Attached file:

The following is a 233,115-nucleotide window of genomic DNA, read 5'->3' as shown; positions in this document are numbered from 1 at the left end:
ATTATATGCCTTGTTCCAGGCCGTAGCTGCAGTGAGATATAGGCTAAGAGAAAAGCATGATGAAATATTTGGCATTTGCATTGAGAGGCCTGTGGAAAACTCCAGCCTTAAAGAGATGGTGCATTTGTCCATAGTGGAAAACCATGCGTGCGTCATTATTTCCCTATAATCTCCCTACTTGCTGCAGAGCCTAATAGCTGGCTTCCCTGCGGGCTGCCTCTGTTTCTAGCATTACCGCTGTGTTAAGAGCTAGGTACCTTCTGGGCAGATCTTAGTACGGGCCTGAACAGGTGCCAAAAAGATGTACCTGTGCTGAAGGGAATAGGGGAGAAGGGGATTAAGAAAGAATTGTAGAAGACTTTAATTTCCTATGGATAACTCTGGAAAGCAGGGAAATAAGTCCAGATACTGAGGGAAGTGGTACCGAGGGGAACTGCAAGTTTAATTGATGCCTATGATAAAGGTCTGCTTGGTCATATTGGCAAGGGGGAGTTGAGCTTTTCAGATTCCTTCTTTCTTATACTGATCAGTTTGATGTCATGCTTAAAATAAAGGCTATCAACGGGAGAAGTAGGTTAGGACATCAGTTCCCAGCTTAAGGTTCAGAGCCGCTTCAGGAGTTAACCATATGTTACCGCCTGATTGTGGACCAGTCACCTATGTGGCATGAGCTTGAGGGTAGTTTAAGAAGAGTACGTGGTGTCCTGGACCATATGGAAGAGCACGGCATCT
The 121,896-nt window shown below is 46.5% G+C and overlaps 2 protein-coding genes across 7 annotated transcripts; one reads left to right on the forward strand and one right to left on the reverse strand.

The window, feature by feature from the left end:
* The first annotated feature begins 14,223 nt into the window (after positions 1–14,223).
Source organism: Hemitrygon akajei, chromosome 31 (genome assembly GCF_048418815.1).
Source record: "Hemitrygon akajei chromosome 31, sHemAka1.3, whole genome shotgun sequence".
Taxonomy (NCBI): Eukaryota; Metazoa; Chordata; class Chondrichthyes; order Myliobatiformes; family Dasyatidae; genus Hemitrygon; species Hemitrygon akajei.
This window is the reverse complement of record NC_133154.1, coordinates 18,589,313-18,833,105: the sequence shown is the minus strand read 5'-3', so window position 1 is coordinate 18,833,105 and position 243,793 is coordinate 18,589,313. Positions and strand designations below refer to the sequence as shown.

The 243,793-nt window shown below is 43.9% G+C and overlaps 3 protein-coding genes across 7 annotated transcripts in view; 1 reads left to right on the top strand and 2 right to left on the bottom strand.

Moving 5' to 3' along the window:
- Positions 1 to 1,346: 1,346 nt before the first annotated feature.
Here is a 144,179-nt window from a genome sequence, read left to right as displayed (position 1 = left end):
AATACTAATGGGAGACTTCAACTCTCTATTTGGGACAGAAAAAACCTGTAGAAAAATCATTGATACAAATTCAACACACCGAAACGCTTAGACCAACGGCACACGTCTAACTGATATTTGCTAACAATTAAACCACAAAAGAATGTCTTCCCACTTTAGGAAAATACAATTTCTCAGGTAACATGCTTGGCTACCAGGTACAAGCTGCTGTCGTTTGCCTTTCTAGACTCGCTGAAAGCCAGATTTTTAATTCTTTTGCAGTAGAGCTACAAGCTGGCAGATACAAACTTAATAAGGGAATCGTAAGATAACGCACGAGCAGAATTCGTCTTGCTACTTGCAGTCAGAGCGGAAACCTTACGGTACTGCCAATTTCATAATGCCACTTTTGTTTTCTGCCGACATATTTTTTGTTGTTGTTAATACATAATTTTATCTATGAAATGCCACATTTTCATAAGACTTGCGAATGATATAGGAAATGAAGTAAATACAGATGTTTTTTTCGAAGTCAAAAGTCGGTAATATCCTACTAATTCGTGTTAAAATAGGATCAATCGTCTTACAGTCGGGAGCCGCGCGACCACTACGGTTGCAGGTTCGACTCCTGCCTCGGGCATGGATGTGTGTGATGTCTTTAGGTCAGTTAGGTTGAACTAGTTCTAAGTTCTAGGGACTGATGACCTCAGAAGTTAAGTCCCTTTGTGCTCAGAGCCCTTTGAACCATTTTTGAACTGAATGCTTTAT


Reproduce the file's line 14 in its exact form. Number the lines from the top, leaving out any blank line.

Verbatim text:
AATACTAATGGGAGACTTCAACTCTCTATTTGGGACAGAAAAAACCTGTAGAAAAATCATTGATACAAATTCAACACACCGAAACGCTTAGACCAACGGCACACGTCTAACTGATATTTGCTAACAATTAAACCACAAAAGAATGTCTTCCCACTTTAGGAAAATACAATTTCTCAGGTAACATGCTTGGCTACCAGGTACAAGCTGCTGTCGTTTGCCTTTCTAGACTCGCTGAAAGCCAGATTTTTAATTCTTTTGCAGTAGAGCTACAAGCTGGCAGATACAAACTTAATAAGGGAATCGTAAGATAACGCACGAGCAGAATTCGTCTTGCTACTTGCAGTCAGAGCGGAAACCTTACGGTACTGCCAATTTCATAATGCCACTTTTGTTTTCTGCCGACATATTTTTTGTTGTTGTTAATACATAATTTTATCTATGAAATGCCACATTTTCATAAGACTTGCGAATGATATAGGAAATGAAGTAAATACAGATGTTTTTTTCGAAGTCAAAAGTCGGTAATATCCTACTAATTCGTGTTAAAATAGGATCAATCGTCTTACAGTCGGGAGCCGCGCGACCACTACGGTTGCAGGTTCGACTCCTGCCTCGGGCATGGATGTGTGTGATGTCTTTAGGTCAGTTAGGTTGAACTAGTTCTAAGTTCTAGGGACTGATGACCTCAGAAGTTAAGTCCCTTTGTGCTCAGAGCCCTTTGAACCATTTTTGAACTGAATGCTTTAT